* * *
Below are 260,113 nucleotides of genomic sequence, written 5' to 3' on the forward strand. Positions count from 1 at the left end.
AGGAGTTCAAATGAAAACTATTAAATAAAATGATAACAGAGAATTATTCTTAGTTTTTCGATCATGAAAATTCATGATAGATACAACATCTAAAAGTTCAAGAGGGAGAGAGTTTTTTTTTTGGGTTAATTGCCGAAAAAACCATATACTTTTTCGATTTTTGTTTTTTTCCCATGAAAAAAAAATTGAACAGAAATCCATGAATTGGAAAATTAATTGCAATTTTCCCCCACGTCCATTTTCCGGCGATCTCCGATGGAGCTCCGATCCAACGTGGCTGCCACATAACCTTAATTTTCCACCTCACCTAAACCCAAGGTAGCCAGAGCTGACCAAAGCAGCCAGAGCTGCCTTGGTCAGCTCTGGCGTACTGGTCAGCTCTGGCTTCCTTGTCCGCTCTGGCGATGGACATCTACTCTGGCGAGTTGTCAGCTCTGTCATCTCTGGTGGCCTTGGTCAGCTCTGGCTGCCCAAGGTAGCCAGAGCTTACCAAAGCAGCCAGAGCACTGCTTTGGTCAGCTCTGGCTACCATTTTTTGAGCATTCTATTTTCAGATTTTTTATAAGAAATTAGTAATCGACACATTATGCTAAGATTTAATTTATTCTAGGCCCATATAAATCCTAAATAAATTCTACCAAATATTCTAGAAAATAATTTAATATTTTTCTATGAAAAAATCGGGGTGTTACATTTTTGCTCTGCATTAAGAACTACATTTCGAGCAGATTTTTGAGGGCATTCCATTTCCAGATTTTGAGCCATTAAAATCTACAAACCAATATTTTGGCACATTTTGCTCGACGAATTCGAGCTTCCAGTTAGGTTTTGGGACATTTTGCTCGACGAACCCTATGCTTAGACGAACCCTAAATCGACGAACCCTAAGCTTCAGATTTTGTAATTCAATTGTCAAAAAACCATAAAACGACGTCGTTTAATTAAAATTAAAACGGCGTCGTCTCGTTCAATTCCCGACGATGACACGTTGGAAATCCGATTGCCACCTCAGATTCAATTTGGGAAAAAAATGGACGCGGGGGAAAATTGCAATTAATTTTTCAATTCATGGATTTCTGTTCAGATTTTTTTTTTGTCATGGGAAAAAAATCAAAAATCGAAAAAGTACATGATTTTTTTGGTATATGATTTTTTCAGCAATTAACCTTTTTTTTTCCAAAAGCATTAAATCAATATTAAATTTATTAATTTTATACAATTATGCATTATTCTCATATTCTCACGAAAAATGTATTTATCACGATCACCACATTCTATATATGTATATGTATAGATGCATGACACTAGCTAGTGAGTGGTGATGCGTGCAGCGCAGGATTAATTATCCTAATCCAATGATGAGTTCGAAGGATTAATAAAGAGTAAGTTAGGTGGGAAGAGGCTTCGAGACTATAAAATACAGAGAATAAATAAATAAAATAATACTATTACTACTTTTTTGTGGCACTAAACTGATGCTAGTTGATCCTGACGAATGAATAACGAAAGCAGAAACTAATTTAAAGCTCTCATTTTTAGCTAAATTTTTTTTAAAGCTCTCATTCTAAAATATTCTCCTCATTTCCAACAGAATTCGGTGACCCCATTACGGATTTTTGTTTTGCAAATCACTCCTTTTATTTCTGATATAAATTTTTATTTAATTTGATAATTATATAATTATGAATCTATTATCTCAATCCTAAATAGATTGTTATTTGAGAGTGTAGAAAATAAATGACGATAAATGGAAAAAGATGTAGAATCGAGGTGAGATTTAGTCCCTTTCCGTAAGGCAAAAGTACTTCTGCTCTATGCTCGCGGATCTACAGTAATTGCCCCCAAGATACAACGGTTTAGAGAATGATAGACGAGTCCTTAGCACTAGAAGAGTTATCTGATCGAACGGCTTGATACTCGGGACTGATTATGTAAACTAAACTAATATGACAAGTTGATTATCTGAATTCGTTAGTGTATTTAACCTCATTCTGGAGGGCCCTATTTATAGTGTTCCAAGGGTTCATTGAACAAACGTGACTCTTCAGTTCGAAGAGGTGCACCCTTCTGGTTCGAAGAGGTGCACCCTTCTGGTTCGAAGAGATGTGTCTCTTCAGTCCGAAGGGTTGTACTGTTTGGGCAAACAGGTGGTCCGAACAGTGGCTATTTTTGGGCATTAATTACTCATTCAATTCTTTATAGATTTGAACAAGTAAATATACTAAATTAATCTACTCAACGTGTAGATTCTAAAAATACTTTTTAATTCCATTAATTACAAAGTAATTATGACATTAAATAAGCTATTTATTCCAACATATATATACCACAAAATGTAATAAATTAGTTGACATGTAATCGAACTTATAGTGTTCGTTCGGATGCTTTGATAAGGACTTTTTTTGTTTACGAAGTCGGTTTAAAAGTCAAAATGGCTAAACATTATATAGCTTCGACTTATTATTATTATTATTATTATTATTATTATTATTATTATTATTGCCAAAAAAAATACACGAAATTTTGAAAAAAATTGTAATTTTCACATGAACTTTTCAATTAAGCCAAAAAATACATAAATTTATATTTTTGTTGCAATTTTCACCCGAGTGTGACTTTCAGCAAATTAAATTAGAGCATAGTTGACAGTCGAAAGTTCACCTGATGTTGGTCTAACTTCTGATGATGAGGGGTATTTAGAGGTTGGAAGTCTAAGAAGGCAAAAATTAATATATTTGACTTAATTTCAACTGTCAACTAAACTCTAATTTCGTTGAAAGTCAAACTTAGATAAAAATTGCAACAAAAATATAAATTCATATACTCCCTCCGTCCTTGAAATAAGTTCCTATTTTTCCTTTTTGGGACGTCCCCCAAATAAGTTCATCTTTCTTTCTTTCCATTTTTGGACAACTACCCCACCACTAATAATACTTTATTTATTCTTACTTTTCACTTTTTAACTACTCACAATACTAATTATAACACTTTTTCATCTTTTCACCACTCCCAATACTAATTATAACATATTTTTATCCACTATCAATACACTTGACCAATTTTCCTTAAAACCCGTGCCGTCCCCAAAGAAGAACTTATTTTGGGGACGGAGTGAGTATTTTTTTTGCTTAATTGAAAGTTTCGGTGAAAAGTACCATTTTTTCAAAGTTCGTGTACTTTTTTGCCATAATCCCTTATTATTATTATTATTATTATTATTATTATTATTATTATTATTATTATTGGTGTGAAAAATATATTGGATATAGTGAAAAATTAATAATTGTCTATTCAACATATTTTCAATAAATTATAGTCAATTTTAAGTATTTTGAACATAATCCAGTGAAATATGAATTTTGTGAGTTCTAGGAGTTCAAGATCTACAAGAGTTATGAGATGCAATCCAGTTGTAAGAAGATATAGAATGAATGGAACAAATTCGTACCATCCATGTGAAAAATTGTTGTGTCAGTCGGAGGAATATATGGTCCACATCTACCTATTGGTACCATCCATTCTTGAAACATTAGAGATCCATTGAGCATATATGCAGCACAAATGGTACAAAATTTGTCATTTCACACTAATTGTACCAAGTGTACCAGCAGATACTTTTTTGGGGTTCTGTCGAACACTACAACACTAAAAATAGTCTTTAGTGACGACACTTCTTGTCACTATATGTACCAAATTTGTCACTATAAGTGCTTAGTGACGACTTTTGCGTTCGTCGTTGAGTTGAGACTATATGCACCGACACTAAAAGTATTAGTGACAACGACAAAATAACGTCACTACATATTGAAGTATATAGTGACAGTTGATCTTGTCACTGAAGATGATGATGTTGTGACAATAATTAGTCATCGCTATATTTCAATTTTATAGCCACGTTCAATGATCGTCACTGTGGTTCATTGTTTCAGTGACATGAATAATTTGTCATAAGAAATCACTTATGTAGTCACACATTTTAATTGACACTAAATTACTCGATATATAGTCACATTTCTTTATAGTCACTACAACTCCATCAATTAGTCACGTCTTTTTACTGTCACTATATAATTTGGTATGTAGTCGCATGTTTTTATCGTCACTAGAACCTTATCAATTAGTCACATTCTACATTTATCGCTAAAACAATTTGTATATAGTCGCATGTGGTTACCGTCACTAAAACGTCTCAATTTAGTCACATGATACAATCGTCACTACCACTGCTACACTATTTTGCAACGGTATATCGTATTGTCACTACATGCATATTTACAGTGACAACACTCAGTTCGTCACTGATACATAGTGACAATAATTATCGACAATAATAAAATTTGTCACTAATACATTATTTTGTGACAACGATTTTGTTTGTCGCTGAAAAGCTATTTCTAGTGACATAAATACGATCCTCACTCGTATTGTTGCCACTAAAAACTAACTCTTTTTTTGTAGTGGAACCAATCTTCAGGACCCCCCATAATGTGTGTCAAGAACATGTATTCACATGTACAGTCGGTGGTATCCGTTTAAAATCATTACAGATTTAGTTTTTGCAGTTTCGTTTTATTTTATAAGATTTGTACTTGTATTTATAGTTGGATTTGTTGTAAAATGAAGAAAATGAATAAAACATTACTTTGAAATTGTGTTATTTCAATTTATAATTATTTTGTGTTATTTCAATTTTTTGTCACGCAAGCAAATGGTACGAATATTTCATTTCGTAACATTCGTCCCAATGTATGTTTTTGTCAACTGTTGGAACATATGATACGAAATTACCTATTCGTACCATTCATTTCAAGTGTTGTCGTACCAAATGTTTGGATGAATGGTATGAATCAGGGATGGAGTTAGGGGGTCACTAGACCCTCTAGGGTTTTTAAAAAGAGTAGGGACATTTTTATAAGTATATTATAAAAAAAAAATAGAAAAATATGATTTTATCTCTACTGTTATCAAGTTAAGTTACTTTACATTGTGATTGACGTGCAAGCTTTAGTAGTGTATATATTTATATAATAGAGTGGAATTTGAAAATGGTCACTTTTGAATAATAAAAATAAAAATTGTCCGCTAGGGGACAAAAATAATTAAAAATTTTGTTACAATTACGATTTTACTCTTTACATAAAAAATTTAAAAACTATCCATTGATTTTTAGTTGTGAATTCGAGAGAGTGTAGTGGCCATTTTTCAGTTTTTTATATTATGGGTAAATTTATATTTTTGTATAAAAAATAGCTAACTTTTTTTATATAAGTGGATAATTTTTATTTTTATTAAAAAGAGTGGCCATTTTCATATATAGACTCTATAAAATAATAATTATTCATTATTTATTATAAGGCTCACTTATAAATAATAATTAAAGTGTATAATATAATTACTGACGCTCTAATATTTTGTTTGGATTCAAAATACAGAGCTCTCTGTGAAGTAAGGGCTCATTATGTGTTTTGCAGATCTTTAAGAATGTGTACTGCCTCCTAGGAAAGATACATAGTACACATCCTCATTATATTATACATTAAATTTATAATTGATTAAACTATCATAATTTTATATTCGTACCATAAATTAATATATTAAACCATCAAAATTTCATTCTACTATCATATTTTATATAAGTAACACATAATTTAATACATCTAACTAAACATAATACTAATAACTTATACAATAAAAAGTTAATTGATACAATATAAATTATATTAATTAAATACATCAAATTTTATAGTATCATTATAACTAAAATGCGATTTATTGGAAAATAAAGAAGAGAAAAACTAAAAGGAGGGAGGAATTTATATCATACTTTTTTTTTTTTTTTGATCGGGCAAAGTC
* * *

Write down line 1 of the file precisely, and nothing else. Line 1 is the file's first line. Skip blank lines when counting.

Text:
Below are 260,113 nucleotides of genomic sequence, written 5' to 3' on the forward strand. Positions count from 1 at the left end.